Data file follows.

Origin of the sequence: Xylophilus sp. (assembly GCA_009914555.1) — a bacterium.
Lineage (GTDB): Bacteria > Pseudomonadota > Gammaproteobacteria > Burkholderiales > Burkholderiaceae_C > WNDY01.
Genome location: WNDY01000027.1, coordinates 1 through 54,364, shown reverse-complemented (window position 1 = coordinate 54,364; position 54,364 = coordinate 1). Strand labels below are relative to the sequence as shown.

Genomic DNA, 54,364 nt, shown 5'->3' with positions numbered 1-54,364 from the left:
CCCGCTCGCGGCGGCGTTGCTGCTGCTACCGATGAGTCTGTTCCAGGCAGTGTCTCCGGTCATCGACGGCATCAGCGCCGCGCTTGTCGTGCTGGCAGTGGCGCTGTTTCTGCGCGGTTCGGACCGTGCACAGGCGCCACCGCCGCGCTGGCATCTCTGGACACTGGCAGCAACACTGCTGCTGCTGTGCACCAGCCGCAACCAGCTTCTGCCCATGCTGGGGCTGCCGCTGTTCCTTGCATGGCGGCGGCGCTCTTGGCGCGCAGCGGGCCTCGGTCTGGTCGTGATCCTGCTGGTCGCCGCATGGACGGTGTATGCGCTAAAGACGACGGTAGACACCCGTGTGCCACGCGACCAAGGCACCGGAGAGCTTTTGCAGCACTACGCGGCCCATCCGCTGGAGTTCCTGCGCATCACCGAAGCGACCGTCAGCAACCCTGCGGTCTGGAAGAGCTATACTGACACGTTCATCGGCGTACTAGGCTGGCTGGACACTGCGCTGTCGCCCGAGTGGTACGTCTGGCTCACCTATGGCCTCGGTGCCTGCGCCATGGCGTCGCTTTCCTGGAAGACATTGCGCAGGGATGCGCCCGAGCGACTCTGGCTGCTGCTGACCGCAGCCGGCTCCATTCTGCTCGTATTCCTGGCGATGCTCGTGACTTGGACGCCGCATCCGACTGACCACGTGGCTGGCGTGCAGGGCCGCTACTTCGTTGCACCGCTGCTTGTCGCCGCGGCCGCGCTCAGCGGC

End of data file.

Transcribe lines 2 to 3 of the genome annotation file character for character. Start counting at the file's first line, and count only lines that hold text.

Lineage (GTDB): Bacteria > Pseudomonadota > Gammaproteobacteria > Burkholderiales > Burkholderiaceae_C > WNDY01.
Genome location: WNDY01000027.1, coordinates 1 through 54,364, shown reverse-complemented (window position 1 = coordinate 54,364; position 54,364 = coordinate 1). Strand labels below are relative to the sequence as shown.